A Day at the Doll Factory

A Day at the Doll FactoryWhen Melody and Heidi Valentine skip school on Wednesdays, it’s not to goof off. The sisters own and operate their own doll factory — although maybe “doll” is not the most accurate word. The two-foot tall robots are actually computerized miniature androids, designed to simulate real-world professionals. There’s the Tennis Instructor, the Policeman, the Math Teacher, the Banker, Ballerina, Actress, Nurse, Farmer, and many others, programmed to help young people learn more about a career they might be interested in pursuing. Then one day the Tennis Instructor decides to tamper with a girl’s stereo, and Heidi and Melody realize that someone has been corrupting their dolls. But who? And why? With the help of their friends, Chris and Ryan Warner, the girls delve into an internal investigation that reveals the frightening truth. This adventure takes place in one day, from the time the girls board the special purple bus that takes them to the factory, to the moment they face their nemesis in a showdown that only one side can win.

Grad All Over

Grad All OverA man of more than 30 years old graduates from college, but the achievement has taken a toll on his marriage. Now it’s time for his wife to convince him that he wants her back.

Something I Must Say

Something I Must SayInspired by The Beatles, Gordon Lightfoot, Johnny Cash, Elvis and others, I began writing songs at the age of sixteen. With the guitar I got for Christmas, and an impressionable psyche, I created many songs that spoke to yearning and longing, and some desires here and there that I didn’t understand. Many of my songs no longer exist except in the farthest recesses of my mind. However, the words of those that survived over the years are contained within. Read, enjoy … and smile.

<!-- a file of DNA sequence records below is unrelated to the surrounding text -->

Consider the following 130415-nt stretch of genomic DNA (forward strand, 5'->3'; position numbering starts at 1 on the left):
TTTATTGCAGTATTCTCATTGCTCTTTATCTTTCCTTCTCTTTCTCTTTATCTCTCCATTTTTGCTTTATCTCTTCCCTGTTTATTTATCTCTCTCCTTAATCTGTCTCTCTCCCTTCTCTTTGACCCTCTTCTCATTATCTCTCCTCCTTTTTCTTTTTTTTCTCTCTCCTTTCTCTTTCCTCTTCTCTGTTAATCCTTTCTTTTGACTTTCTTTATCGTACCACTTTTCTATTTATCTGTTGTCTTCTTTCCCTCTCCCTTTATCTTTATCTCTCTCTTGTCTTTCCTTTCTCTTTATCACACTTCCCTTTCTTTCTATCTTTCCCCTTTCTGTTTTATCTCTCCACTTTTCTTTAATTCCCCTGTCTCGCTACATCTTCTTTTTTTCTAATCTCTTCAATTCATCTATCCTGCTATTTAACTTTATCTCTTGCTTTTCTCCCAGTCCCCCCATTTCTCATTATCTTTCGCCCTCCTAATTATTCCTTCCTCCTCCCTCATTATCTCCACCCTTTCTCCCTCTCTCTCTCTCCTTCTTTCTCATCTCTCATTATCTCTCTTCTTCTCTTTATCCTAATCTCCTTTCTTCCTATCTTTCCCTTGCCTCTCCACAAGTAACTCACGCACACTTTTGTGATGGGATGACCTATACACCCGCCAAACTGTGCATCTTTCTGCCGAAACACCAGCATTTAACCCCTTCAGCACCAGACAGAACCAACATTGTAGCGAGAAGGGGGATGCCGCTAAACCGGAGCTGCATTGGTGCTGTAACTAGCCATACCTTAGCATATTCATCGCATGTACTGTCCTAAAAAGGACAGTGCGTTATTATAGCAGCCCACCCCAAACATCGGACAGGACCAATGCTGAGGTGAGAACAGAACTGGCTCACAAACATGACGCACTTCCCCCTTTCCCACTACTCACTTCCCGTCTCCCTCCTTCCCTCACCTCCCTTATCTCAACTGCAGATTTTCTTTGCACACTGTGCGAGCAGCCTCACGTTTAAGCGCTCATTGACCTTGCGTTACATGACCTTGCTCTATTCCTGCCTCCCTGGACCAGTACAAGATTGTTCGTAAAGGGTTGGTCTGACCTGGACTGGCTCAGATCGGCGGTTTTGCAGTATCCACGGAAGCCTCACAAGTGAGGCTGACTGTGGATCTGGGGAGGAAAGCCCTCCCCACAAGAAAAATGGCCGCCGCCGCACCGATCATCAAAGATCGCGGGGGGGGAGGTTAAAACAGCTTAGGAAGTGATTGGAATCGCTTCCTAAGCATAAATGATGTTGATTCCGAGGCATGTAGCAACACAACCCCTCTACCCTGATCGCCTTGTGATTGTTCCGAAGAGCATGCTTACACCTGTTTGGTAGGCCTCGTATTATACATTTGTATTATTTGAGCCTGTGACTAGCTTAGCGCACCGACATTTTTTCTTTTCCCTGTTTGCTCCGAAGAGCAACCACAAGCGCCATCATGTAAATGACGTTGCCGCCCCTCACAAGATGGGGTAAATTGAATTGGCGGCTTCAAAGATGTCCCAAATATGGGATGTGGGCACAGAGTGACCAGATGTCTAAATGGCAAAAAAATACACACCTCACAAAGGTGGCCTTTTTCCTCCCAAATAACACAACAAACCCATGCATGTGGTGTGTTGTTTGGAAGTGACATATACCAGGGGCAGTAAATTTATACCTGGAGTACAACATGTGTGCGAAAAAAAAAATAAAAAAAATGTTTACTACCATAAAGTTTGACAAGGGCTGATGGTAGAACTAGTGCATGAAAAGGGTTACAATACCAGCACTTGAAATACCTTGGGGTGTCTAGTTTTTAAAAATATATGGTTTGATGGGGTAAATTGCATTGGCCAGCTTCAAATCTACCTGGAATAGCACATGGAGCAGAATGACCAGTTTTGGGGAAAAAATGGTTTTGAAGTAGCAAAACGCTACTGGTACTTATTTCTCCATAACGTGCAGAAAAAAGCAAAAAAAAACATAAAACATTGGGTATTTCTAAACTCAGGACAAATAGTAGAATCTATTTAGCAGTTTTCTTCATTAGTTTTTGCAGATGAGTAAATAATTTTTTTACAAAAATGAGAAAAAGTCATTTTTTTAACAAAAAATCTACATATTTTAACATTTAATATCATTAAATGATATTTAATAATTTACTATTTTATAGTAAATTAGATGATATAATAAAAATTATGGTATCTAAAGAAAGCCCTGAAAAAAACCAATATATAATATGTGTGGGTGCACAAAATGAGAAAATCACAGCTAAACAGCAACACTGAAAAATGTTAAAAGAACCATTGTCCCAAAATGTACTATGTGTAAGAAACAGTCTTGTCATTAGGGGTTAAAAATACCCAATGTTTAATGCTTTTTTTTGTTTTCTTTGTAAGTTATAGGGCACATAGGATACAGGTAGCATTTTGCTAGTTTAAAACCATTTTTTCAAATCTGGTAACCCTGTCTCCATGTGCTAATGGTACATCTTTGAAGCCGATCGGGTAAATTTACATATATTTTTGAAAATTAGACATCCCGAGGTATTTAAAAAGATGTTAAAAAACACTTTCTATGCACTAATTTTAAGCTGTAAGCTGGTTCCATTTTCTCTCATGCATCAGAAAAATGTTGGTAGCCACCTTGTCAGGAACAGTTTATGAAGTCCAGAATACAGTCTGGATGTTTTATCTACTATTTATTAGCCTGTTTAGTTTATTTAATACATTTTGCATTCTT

Organ of Pain

Organ of PainA powerful tale of how physically and psychologically painful ED is for men and those who love them. Incredibly moving, this poignant memoir is not without humor as it tackles a very personal subject, one that affects twenty percent of men in America. With equal amounts of irony and wit, Ryder shares with readers how ED impinged on all aspects of his life, including his job, his relationships, his self-esteem, and his confidence. In eighteen chapters with titles such as “The Long and Winding Summer” and “The Hour of Caesar’s Farewell,” his narrative begins with the fateful accident and later illustrates the frustrating dead ends he experienced when doctors, assuming it was psychosomatic, were sympathetic but unhelpful. An unerring message of hope, this journal encourages patients to be persistent, proactive, and to exhaust all options in regards to health and well-being.